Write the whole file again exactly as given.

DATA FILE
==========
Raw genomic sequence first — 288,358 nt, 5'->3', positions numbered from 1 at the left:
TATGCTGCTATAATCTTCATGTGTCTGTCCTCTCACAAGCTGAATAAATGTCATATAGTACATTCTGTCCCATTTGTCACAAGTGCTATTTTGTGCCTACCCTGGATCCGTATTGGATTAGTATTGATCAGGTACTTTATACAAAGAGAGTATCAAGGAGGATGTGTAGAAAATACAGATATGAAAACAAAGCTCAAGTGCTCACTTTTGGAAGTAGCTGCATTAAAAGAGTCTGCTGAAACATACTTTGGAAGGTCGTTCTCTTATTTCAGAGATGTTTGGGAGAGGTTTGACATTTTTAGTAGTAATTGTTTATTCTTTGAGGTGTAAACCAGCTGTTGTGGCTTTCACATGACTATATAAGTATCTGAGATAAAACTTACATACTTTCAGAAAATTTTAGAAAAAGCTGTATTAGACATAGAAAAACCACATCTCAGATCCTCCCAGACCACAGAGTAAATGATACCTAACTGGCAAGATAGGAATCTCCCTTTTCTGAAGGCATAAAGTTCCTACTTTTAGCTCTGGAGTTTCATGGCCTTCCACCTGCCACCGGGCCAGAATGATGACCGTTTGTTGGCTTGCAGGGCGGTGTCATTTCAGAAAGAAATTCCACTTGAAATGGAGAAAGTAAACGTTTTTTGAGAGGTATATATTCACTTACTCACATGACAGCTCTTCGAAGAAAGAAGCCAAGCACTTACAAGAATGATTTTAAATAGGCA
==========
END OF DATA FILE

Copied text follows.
Raw genomic sequence first — 288,358 nt, 5'->3', positions numbered from 1 at the left:
TATGCTGCTATAATCTTCATGTGTCTGTCCTCTCACAAGCTGAATAAATGTCATATAGTACATTCTGTCCCATTTGTCACAAGTGCTATTTTGTGCCTACCCTGGATCCGTATTGGATTAGTATTGATCAGGTACTTTATACAAAGAGAGTATCAAGGAGGATGTGTAGAAAATACAGATATGAAAACAAAGCTCAAGTGCTCACTTTTGGAAGTAGCTGCATTAAAAGAGTCTGCTGAAACATACTTTGGAAGGTCGTTCTCTTATTTCAGAGATGTTTGGGAGAGGTTTGACATTTTTAGTAGTAATTGTTTATTCTTTGAGGTGTAAACCAGCTGTTGTGGCTTTCACATGACTATATAAGTATCTGAGATAAAACTTACATACTTTCAGAAAATTTTAGAAAAAGCTGTATTAGACATAGAAAAACCACATCTCAGATCCTCCCAGACCACAGAGTAAATGATACCTAACTGGCAAGATAGGAATCTCCCTTTTCTGAAGGCATAAAGTTCCTACTTTTAGCTCTGGAGTTTCATGGCCTTCCACCTGCCACCGGGCCAGAATGATGACCGTTTGTTGGCTTGCAGGGCGGTGTCATTTCAGAAAGAAATTCCACTTGAAATGGAGAAAGTAAACGTTTTTTGAGAGGTATATATTCACTTACTCACATGACAGCTCTTCGAAGAAAGAAGCCAAGCACTTACAAGAATGATTTTAAATAGGCA